Recent Trends in Human Resource Management

Monday, November 7, 2011

People Are the Puck

People Are the Puck

"I skate to where the puck is going to be, not to where it has been" - Wayne Gretzky

The Great One's well-known words are often repeated in corporate corridors during discussions about understanding market trends. That is typically where the conversation comes to an abrupt end, because few can elaborate on how to anticipate these trends with any reliability and predictability.

The reality these discussions generally miss is that people are the puck. If you want to know how to be best positioned for business success, you have to understand where they are going. Everything else is secondary, dynamic, and highly arbitrary. Think about it. Technologies will change, distribution channels for content will change, usage environments will change. People stay more or less the same. They stay the same but are never simple. People (consumers) are both logical and irrational, motivated by opportunity and emotion, full of contradiction, impacted by economic conditions, and often difficult to define.

In spite of these realities, clarity can be achieved and cultural, socio-economic, and political differences mitigated by analyzing needs and aspirations of both individuals and groups. Needs and aspirations are a beacon to understanding what will attract and reward attraction. Whether developing a new venture, managing an internal corporate innovation initiative, or working to develop globally successful product and service designs (my profession), nothing is more important than understanding what people need and desire in context of what the competition is providing. Sounds simple, but the realities of sociology, psychology and politics ensure that what people think they want, say they want, and actually want can (and typically does) differ.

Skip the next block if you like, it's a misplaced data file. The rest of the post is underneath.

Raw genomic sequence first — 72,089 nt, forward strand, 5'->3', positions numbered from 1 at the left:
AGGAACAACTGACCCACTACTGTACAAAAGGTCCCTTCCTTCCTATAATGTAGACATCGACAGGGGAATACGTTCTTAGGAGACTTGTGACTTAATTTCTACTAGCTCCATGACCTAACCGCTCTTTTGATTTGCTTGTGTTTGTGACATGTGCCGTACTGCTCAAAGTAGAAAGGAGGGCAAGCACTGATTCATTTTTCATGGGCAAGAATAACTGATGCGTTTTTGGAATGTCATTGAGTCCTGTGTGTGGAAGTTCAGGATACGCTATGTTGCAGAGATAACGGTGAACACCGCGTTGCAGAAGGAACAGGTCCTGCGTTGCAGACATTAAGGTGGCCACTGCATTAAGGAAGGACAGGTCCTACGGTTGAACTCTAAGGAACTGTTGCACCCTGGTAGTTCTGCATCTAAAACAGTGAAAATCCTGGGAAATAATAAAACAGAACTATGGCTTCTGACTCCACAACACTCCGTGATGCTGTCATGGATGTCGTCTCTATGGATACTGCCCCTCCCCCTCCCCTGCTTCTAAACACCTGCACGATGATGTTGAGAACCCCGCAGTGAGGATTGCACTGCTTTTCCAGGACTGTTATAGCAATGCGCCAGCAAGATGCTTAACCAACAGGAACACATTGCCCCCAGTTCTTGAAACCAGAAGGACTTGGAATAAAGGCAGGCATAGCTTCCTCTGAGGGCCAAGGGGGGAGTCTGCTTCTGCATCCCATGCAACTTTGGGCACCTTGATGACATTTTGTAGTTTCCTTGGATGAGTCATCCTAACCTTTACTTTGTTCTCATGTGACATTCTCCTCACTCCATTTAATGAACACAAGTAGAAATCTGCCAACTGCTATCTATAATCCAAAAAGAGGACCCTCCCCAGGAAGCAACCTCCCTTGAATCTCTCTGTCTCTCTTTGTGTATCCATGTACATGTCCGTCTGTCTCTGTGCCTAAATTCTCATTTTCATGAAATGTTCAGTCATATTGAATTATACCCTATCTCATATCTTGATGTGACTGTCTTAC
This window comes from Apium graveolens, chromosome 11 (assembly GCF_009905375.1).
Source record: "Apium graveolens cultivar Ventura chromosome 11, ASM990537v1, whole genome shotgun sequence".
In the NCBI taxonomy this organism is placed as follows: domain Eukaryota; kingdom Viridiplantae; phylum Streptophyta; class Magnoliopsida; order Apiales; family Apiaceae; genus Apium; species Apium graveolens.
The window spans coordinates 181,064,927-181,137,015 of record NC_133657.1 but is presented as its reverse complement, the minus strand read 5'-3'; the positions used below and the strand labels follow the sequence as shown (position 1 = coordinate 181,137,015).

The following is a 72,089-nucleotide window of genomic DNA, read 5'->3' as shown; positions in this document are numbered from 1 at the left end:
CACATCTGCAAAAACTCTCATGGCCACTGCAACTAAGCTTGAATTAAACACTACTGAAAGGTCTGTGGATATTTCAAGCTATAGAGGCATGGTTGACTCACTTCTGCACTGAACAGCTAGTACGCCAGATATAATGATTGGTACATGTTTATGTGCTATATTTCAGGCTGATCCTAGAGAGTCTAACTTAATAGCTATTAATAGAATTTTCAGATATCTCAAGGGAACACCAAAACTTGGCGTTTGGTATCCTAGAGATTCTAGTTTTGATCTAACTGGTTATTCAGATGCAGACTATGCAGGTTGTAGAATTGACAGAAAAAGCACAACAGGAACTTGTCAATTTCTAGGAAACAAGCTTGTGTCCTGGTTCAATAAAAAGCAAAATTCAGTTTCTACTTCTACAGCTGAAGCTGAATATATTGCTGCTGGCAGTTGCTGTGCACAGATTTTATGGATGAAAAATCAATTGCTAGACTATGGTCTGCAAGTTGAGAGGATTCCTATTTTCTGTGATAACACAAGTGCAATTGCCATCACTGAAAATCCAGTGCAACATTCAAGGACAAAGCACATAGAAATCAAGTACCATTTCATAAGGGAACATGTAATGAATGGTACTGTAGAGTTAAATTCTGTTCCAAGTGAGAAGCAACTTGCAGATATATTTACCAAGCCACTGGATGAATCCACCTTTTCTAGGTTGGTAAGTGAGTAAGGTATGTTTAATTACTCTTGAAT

This is often the reason why thoughtful quantitative analysis that incorporates macro-economic trends, market share, competitive strategies, retail analysis and technological assessments so often misses the mark. Remember also that that most macroeconomic and corporate financial data provide only a snapshot on where things have been. MBA finance majors learn early that trying to anticipate equity and commodity markets with such data is like trying to drive a car while only looking in the rear view mirror. Much the same can be said of the quantitative data most business managers are forced to use while trying to make important investment decisions, or while analyzing and benchmarking in a 'gated' product/service development process. In short, when you're relying on suspect data and looking backwards, your 'hit rate' is always going to be significantly diminished. So what do you do?

In hockey if you know generally where the puck will be heading and how fast it will travel you're well on your way to victory through tactics. The same is true for your business initiatives. General heading and speed are sufficient to enter the market with offerings that will be embraced by consumers, and advocated in the age of social media and our experience economy.